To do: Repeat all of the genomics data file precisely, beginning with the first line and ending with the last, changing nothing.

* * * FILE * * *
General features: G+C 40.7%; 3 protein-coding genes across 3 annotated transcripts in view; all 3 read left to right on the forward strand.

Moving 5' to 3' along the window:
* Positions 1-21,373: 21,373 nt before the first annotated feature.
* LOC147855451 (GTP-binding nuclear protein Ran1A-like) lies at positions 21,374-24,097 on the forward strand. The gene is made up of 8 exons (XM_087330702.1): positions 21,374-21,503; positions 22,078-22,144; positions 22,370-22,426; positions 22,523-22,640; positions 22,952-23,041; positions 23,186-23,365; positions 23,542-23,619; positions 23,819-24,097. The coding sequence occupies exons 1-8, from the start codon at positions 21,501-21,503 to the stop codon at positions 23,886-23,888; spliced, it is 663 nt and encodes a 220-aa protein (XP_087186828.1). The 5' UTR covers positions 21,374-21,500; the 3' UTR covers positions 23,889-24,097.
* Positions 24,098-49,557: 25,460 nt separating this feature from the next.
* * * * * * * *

General features: G+C 40.7%; 3 protein-coding genes across 3 annotated transcripts in view; all 3 read left to right on the forward strand.

Moving 5' to 3' along the window:
* Positions 1-21,373: 21,373 nt before the first annotated feature.
* LOC147855451 (GTP-binding nuclear protein Ran1A-like) lies at positions 21,374-24,097 on the forward strand. The gene is made up of 8 exons (XM_087330702.1): positions 21,374-21,503; positions 22,078-22,144; positions 22,370-22,426; positions 22,523-22,640; positions 22,952-23,041; positions 23,186-23,365; positions 23,542-23,619; positions 23,819-24,097. The coding sequence occupies exons 1-8, from the start codon at positions 21,501-21,503 to the stop codon at positions 23,886-23,888; spliced, it is 663 nt and encodes a 220-aa protein (XP_087186828.1). The 5' UTR covers positions 21,374-21,500; the 3' UTR covers positions 23,889-24,097.
* Positions 24,098-49,557: 25,460 nt separating this feature from the next.